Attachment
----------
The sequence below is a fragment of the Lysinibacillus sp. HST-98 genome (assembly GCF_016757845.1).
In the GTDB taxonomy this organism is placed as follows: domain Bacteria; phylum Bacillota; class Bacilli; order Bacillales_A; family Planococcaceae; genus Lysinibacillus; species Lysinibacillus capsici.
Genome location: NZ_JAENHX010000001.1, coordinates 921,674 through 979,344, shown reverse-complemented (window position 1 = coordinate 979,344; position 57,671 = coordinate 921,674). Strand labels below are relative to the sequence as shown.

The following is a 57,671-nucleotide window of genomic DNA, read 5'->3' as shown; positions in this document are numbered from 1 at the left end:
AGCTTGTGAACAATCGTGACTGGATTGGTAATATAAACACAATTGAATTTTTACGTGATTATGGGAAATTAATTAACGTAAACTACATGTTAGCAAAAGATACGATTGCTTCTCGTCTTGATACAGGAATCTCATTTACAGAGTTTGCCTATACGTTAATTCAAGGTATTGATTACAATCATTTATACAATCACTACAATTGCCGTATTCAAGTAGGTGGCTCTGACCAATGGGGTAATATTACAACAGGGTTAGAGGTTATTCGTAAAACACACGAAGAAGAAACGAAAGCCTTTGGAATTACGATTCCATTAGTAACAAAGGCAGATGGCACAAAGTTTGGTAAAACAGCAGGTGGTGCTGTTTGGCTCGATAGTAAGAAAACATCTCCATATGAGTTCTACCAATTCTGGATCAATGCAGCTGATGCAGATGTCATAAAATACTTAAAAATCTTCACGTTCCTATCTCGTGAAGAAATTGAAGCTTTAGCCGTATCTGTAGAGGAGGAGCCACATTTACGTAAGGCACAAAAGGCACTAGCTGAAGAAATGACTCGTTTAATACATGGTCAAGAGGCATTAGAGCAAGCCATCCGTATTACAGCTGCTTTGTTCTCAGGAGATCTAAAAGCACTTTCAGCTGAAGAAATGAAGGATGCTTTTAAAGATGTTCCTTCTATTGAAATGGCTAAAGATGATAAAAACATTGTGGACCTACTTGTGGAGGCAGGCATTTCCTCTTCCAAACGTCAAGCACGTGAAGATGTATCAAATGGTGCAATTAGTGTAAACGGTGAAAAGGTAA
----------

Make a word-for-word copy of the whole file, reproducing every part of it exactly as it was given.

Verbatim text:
The sequence below is a fragment of the Lysinibacillus sp. HST-98 genome (assembly GCF_016757845.1).
In the GTDB taxonomy this organism is placed as follows: domain Bacteria; phylum Bacillota; class Bacilli; order Bacillales_A; family Planococcaceae; genus Lysinibacillus; species Lysinibacillus capsici.
Genome location: NZ_JAENHX010000001.1, coordinates 921,674 through 979,344, shown reverse-complemented (window position 1 = coordinate 979,344; position 57,671 = coordinate 921,674). Strand labels below are relative to the sequence as shown.

The following is a 57,671-nucleotide window of genomic DNA, read 5'->3' as shown; positions in this document are numbered from 1 at the left end:
AGCTTGTGAACAATCGTGACTGGATTGGTAATATAAACACAATTGAATTTTTACGTGATTATGGGAAATTAATTAACGTAAACTACATGTTAGCAAAAGATACGATTGCTTCTCGTCTTGATACAGGAATCTCATTTACAGAGTTTGCCTATACGTTAATTCAAGGTATTGATTACAATCATTTATACAATCACTACAATTGCCGTATTCAAGTAGGTGGCTCTGACCAATGGGGTAATATTACAACAGGGTTAGAGGTTATTCGTAAAACACACGAAGAAGAAACGAAAGCCTTTGGAATTACGATTCCATTAGTAACAAAGGCAGATGGCACAAAGTTTGGTAAAACAGCAGGTGGTGCTGTTTGGCTCGATAGTAAGAAAACATCTCCATATGAGTTCTACCAATTCTGGATCAATGCAGCTGATGCAGATGTCATAAAATACTTAAAAATCTTCACGTTCCTATCTCGTGAAGAAATTGAAGCTTTAGCCGTATCTGTAGAGGAGGAGCCACATTTACGTAAGGCACAAAAGGCACTAGCTGAAGAAATGACTCGTTTAATACATGGTCAAGAGGCATTAGAGCAAGCCATCCGTATTACAGCTGCTTTGTTCTCAGGAGATCTAAAAGCACTTTCAGCTGAAGAAATGAAGGATGCTTTTAAAGATGTTCCTTCTATTGAAATGGCTAAAGATGATAAAAACATTGTGGACCTACTTGTGGAGGCAGGCATTTCCTCTTCCAAACGTCAAGCACGTGAAGATGTATCAAATGGTGCAATTAGTGTAAACGGTGAAAAGGTAA